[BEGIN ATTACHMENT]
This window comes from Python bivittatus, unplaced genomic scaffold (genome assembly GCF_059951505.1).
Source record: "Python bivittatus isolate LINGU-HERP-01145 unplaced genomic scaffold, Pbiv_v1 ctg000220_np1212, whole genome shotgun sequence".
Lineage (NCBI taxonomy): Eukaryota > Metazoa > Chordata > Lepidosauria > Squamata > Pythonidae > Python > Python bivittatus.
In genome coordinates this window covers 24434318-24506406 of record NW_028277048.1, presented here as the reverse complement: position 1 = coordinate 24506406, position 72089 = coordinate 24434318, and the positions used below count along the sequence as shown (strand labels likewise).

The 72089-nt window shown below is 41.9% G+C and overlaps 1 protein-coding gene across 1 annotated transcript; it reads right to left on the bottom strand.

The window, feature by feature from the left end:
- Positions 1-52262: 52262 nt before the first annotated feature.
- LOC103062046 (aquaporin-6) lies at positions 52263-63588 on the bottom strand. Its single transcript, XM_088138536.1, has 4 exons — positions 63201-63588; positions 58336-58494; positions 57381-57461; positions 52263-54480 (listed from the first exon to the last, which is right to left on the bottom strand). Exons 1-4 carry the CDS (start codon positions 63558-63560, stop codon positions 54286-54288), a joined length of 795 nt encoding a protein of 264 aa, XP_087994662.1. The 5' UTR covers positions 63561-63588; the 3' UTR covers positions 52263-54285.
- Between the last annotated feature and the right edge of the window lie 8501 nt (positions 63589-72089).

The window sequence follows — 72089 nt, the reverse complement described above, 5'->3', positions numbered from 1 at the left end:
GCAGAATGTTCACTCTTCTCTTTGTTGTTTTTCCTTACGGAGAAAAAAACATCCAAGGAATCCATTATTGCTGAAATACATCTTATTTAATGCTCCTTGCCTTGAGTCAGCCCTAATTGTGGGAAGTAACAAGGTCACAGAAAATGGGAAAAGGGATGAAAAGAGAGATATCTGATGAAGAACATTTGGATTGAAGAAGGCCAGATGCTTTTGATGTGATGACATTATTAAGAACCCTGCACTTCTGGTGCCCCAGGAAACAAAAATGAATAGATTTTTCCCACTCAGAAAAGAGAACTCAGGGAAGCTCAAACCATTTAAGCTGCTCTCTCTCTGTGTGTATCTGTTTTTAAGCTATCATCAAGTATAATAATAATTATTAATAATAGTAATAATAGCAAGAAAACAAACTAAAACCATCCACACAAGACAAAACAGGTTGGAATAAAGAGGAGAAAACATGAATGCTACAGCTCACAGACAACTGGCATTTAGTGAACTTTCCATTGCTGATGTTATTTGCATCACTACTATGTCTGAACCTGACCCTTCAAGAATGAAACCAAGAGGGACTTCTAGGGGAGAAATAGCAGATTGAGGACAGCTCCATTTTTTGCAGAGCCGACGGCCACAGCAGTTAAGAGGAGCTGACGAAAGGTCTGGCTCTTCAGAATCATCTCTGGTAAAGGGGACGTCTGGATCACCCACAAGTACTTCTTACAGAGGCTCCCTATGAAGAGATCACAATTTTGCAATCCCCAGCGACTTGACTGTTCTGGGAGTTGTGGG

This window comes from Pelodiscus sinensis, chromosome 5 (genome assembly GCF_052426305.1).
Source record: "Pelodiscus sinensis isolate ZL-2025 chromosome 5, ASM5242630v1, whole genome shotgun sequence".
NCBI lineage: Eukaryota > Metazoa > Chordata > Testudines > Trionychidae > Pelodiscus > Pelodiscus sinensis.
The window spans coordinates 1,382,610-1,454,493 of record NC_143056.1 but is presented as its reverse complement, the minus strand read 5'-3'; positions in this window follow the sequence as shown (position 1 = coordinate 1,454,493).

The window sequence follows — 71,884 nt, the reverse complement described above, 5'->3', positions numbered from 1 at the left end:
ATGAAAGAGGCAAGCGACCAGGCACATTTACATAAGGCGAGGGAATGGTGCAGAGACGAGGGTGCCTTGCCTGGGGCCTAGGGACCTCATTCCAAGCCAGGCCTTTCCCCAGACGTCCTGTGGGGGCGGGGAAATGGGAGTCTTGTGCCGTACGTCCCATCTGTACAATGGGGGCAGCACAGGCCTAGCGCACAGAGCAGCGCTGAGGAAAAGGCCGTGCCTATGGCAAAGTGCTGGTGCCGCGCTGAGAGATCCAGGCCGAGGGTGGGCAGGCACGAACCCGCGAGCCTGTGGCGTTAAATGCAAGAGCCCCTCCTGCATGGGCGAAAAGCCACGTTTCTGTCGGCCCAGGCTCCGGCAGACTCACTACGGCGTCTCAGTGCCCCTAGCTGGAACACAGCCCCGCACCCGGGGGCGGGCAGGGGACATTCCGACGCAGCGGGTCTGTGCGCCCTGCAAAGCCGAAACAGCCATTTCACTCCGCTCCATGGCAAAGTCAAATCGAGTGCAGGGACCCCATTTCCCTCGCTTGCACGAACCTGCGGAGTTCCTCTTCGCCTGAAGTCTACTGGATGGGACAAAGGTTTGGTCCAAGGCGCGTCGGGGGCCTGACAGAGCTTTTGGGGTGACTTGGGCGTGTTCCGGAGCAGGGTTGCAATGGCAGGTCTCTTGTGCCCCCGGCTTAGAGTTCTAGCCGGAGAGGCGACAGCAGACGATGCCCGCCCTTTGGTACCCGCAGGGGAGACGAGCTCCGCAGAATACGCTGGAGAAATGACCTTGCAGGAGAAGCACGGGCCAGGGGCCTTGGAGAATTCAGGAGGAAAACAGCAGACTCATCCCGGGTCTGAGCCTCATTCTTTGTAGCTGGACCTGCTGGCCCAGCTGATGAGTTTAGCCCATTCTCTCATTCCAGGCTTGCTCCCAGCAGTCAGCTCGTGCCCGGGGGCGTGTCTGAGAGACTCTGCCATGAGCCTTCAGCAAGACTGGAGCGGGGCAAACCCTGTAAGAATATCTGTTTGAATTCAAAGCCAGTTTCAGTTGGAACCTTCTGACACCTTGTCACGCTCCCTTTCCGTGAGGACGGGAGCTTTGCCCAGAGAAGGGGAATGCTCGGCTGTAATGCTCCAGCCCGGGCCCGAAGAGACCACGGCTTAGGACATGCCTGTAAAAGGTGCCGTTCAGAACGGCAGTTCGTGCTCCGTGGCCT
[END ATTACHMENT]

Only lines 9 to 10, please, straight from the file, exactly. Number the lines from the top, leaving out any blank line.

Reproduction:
- Between the last annotated feature and the right edge of the window lie 8501 nt (positions 63589-72089).

The window sequence follows — 72089 nt, the reverse complement described above, 5'->3', positions numbered from 1 at the left end: